On lap 32, New Zealander Stuart Lyndon went around off of turn two at full speed and slammed into the inside earth wall with ungodly force. Steel and concrete barriers have some give, especially steel, and cars will often bounce off of them as needed. Steel and concrete barriers can also be shoved back a few centimeters or even break if the impacts are especially hard. Well packed dirt has absolutely no ‘give’. When cars strike earth walls, they either come to a complete stop or vault over the top of the earth wall, depending on its angle. In Lyndon’s case, the impact was so brutal that the roll cage completely shattered and Lyndon was thrown through the windshield. He was dead at the scene. The race continued and was won by Davey Allison, but the broadcast, if it was actually going to occur in the first place, was called off.

1990: The ARCA 200 (BROADCAST)

ESPN was planning on showing the 1990 ARCA 200 on tape delay, but decided not to after a vicious crash late.

A multicar pileup struck in turn four with about five laps to go, sending many cars into the wall, the car of Slick Johnson hitting it especially hard. Several medics ran over to the drivers involved in the crash, wanting to see what assistance they could give.

Bob Keselowski, father of 2012 NASCAR Cup champion Brad, was driving by the accident when his car snapped left and he spun down the banking. Bob’s car hit that of Kevin Gundaker, knocking Gundaker’s car into Mike Staley, the paramedic assisting Gundaker at the time. The race was not ended, per se, but it did not go back to green flag conditions. The field was paced around under caution for the rest of regulation distance and Jimmy Horton crossed the line in first.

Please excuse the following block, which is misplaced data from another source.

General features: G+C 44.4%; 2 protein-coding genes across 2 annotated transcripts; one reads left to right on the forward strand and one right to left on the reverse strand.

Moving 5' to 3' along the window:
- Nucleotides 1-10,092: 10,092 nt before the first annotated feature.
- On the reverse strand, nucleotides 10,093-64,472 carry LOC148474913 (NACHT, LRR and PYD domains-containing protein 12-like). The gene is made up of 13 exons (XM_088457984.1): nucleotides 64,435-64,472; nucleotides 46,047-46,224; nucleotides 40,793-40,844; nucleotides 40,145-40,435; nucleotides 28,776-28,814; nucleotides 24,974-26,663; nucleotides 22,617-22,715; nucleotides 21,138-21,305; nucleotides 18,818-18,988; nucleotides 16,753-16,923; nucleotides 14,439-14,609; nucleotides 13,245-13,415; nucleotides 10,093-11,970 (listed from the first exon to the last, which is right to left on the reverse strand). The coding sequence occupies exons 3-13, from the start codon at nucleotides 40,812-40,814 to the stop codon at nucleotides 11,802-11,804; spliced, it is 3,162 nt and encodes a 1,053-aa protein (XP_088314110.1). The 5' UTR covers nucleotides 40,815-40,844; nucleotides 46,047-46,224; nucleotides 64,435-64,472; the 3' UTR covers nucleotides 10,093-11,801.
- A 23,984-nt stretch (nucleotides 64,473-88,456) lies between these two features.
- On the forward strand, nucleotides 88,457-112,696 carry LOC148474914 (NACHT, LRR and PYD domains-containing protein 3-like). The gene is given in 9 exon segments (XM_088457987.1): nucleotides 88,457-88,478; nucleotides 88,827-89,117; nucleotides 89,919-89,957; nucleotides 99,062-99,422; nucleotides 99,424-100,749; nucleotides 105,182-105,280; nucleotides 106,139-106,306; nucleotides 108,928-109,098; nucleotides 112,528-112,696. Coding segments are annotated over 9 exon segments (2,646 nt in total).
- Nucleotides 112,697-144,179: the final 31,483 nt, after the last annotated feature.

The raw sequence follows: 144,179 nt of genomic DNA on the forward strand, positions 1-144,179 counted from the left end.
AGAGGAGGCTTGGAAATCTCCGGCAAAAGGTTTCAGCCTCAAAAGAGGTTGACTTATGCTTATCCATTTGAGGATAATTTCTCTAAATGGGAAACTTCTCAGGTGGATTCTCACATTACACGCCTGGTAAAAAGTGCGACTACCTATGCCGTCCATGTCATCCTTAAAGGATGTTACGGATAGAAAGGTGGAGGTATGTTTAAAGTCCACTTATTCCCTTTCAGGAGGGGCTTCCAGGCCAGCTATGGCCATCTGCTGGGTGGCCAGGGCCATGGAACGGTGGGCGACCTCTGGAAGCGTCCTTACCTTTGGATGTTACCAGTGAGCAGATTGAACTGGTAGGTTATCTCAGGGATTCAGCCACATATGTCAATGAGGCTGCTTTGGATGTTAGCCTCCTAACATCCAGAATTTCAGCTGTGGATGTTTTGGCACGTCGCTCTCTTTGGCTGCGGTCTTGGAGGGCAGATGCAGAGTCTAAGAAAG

Staley made a near-full recovery. He wasn’t able to return to being a paramedic, but was last seen giving motivational speeches. Slick Johnson, a short track expert whose real first name was Julius, suffered severe head injuries in the crash, and he did not survive. Johnson died three days later, aged 41.

A few years later, Rescue 911 asked ESPN if they could use the crash footage for a segment on Mike Staley’s survival. Their request was accepted, and the footage is readily available online. However, the broadcast itself has never been shown, likely due to the Staley collision.

1991: The Fatal Crash Of Paul Warwick

Paul Warwick’s older brother Derek had already made it to Formula One, and Paul was looking to do the same. He’d absolutely destroyed the field in the first few British F3000 Series races in 1991, and was looking to do the same at Oulton Park. However, late in the going, something went on Paul’s car and he crashed at the incredibly fast Knickerbrook corner. Paul was ejected from the vehicle and died almost instantly.

Only one photo of the crash scene was ever made public, and that photo is this; Credit to Alamy

Being as it was 1991, anyone who wanted to film for memory’s sake had to lug around a large camcorder. Police collected and confiscated all the spectator footage they could, and turned it over to the Warwick family. The one photo above is the only known photo ever released of the accident.

The race was ended on the spot, and Paul was declared the winner, as he had been leading at the time. Paul Warwick had been so dominant in the season and had built up such a points lead that he, despite missing half the races, was eventually declared champion – posthumously.